The flow of bad news will weaken Murdoch, despite his corporate cheer squad, writes David Carr.
If you sat on the board of a company that was raked over the coals by a British parliamentary committee in a 121-page document, accused of a pattern of corporate misconduct that included widespread phone hacking and an ensuing cover-up by senior officials, you might want to pause for a moment and consider all the implications.
But there was little reflection last week by the board of News Corp, which met quickly the day after the committee's report and announced "its full confidence in Rupert Murdoch's fitness and support for his continuing to lead News Corporation into the future as its chairman and CEO," before the ink was even dry on the report. (While the board expressed unanimous support for Murdoch, it's worth noting there were no such words for his son James.)
There are many reasons Rupert Murdoch has avoided any serious consequences from the scandal despite hundreds of British citizens having had their phones hacked, dozens or more being bribed in law enforcement and several dozen more of his employees having been arrested.
The market, of course, has no conscience. News Corp's share price has risen about 30 per cent in the past nine scandal-ridden months and investors might have decided that the bad news from the print division in Britain was really good news for those who believe the company should abandon newspapers altogether.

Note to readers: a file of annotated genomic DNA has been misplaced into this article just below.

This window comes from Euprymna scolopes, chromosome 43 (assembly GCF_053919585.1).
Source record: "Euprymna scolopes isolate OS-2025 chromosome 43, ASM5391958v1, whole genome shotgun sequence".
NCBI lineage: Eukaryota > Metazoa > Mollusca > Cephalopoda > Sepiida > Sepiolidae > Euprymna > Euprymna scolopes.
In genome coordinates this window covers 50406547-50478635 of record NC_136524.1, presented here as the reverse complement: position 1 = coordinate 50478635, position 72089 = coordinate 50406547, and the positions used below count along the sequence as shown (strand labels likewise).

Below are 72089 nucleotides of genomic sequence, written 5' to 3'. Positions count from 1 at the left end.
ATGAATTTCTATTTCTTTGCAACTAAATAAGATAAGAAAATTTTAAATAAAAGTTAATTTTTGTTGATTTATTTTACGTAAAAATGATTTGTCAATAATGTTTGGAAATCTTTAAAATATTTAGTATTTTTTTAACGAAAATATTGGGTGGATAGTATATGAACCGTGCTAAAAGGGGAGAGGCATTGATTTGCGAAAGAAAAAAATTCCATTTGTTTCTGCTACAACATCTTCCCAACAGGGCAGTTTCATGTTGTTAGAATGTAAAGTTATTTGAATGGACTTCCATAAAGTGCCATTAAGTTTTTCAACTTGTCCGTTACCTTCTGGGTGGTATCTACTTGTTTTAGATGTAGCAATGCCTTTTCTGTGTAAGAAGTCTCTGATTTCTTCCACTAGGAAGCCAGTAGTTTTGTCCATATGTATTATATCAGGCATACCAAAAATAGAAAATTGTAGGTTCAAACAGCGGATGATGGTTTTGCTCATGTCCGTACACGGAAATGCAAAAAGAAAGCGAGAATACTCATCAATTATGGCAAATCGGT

Further, Murdoch runs a large, multinational company with about 50,000 employees, so he has a certain plausible deniability, even though several of his most trusted lieutenants were accused by the committee of playing a central role in the growing scandal and cover-up.
Murdoch also remains mostly unscathed because much of News Corp's business and most of its profits lie in the US, where the scandal is viewed as something happening on a distant island.
There have been reports of corporate misdeeds in America, including computer hacking at its News America Marketing division, but other than some faint rumbles in Washington about further investigations, it's been mostly smoke, no fire.
"Ask anyone's mother here who Rupert Murdoch is and you will get blank stares," says Rich Greenfield, an analyst at BTIG, adding that other News Corp assets seem unaffected by the scandal. At parties for the White House Correspondents' Association Dinner last month, many reporters remarked on how the hacking scandal had very little traction or traffic among readers.
But the primary reason Murdoch has not been held to account is that the board of News Corp has no independence, little influence and no stomach for confronting its chairman.
Like many media companies, News Corp has a two-tiered stock set-up that gives the family control of the voting shares. The board includes family members and several senior executives the independent slots are filled by a host of familiars.
Viet Dinh, a former Bush administration official, is godfather to Lachlan Murdoch's son. Roderick Eddington was deputy chairman of a division of the company in the late 1990s. Andrew Knight and Arthur Siskind are both former senior executives, and John Thornton, the former Goldman Sachs president, served as an adviser to News Corp on several major deals.